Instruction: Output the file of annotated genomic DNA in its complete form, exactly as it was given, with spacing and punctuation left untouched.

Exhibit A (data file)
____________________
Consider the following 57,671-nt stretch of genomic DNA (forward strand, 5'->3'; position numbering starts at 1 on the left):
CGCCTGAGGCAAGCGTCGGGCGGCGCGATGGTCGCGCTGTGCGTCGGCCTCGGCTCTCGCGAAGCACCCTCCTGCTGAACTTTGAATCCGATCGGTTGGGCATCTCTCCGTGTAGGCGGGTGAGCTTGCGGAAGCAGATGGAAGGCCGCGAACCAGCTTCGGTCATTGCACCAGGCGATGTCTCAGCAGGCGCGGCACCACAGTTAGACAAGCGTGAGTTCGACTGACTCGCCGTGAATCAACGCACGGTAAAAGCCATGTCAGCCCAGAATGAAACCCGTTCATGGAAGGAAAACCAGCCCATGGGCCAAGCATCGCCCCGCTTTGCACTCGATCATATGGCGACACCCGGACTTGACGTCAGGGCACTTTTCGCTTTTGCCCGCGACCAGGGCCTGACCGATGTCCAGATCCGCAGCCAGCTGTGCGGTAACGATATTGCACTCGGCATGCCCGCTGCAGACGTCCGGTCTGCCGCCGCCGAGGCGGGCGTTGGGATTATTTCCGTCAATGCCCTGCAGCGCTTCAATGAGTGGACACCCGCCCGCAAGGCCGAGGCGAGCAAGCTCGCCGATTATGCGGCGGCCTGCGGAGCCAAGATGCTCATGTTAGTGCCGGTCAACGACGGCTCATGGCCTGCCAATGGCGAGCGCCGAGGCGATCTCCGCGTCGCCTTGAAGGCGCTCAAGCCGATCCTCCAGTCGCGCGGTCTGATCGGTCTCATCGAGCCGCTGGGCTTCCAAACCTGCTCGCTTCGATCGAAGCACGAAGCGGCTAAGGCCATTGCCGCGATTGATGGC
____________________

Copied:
Consider the following 57,671-nt stretch of genomic DNA (forward strand, 5'->3'; position numbering starts at 1 on the left):
CGCCTGAGGCAAGCGTCGGGCGGCGCGATGGTCGCGCTGTGCGTCGGCCTCGGCTCTCGCGAAGCACCCTCCTGCTGAACTTTGAATCCGATCGGTTGGGCATCTCTCCGTGTAGGCGGGTGAGCTTGCGGAAGCAGATGGAAGGCCGCGAACCAGCTTCGGTCATTGCACCAGGCGATGTCTCAGCAGGCGCGGCACCACAGTTAGACAAGCGTGAGTTCGACTGACTCGCCGTGAATCAACGCACGGTAAAAGCCATGTCAGCCCAGAATGAAACCCGTTCATGGAAGGAAAACCAGCCCATGGGCCAAGCATCGCCCCGCTTTGCACTCGATCATATGGCGACACCCGGACTTGACGTCAGGGCACTTTTCGCTTTTGCCCGCGACCAGGGCCTGACCGATGTCCAGATCCGCAGCCAGCTGTGCGGTAACGATATTGCACTCGGCATGCCCGCTGCAGACGTCCGGTCTGCCGCCGCCGAGGCGGGCGTTGGGATTATTTCCGTCAATGCCCTGCAGCGCTTCAATGAGTGGACACCCGCCCGCAAGGCCGAGGCGAGCAAGCTCGCCGATTATGCGGCGGCCTGCGGAGCCAAGATGCTCATGTTAGTGCCGGTCAACGACGGCTCATGGCCTGCCAATGGCGAGCGCCGAGGCGATCTCCGCGTCGCCTTGAAGGCGCTCAAGCCGATCCTCCAGTCGCGCGGTCTGATCGGTCTCATCGAGCCGCTGGGCTTCCAAACCTGCTCGCTTCGATCGAAGCACGAAGCGGCTAAGGCCATTGCCGCGATTGATGGC